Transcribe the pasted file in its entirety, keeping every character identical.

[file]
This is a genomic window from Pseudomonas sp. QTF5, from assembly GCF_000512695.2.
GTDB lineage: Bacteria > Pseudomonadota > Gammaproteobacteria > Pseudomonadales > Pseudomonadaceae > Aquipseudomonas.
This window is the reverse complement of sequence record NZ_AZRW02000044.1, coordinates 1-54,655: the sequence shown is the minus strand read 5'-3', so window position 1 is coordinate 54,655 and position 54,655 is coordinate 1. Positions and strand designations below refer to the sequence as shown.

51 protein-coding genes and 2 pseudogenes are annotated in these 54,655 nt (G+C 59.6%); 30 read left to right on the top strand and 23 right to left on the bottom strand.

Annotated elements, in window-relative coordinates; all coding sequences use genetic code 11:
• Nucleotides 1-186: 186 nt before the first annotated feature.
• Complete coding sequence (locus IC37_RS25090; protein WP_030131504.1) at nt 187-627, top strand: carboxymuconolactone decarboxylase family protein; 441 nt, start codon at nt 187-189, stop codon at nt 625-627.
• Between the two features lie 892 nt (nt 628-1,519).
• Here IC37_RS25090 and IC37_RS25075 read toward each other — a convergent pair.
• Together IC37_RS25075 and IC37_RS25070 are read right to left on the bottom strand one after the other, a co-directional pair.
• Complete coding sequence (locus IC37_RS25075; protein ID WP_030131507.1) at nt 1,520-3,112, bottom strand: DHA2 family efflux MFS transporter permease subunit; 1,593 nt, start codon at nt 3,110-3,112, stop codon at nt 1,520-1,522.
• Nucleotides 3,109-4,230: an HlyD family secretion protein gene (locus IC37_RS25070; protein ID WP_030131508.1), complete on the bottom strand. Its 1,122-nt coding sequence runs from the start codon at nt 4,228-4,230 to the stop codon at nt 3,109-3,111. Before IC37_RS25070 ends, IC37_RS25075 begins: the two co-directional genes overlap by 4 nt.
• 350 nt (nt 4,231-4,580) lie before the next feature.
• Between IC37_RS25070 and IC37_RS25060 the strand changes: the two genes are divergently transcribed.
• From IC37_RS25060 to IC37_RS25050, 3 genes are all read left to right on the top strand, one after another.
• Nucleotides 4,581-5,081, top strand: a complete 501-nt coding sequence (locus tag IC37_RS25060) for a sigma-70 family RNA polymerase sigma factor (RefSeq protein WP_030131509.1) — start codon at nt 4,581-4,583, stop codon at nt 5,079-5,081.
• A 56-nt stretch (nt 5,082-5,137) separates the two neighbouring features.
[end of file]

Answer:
This is a genomic window from Pseudomonas sp. QTF5, from assembly GCF_000512695.2.
GTDB lineage: Bacteria > Pseudomonadota > Gammaproteobacteria > Pseudomonadales > Pseudomonadaceae > Aquipseudomonas.
This window is the reverse complement of sequence record NZ_AZRW02000044.1, coordinates 1-54,655: the sequence shown is the minus strand read 5'-3', so window position 1 is coordinate 54,655 and position 54,655 is coordinate 1. Positions and strand designations below refer to the sequence as shown.

51 protein-coding genes and 2 pseudogenes are annotated in these 54,655 nt (G+C 59.6%); 30 read left to right on the top strand and 23 right to left on the bottom strand.

Annotated elements, in window-relative coordinates; all coding sequences use genetic code 11:
• Nucleotides 1-186: 186 nt before the first annotated feature.
• Complete coding sequence (locus IC37_RS25090; protein WP_030131504.1) at nt 187-627, top strand: carboxymuconolactone decarboxylase family protein; 441 nt, start codon at nt 187-189, stop codon at nt 625-627.
• Between the two features lie 892 nt (nt 628-1,519).
• Here IC37_RS25090 and IC37_RS25075 read toward each other — a convergent pair.
• Together IC37_RS25075 and IC37_RS25070 are read right to left on the bottom strand one after the other, a co-directional pair.
• Complete coding sequence (locus IC37_RS25075; protein ID WP_030131507.1) at nt 1,520-3,112, bottom strand: DHA2 family efflux MFS transporter permease subunit; 1,593 nt, start codon at nt 3,110-3,112, stop codon at nt 1,520-1,522.
• Nucleotides 3,109-4,230: an HlyD family secretion protein gene (locus IC37_RS25070; protein ID WP_030131508.1), complete on the bottom strand. Its 1,122-nt coding sequence runs from the start codon at nt 4,228-4,230 to the stop codon at nt 3,109-3,111. Before IC37_RS25070 ends, IC37_RS25075 begins: the two co-directional genes overlap by 4 nt.
• 350 nt (nt 4,231-4,580) lie before the next feature.
• Between IC37_RS25070 and IC37_RS25060 the strand changes: the two genes are divergently transcribed.
• From IC37_RS25060 to IC37_RS25050, 3 genes are all read left to right on the top strand, one after another.
• Nucleotides 4,581-5,081, top strand: a complete 501-nt coding sequence (locus tag IC37_RS25060) for a sigma-70 family RNA polymerase sigma factor (RefSeq protein WP_030131509.1) — start codon at nt 4,581-4,583, stop codon at nt 5,079-5,081.
• A 56-nt stretch (nt 5,082-5,137) separates the two neighbouring features.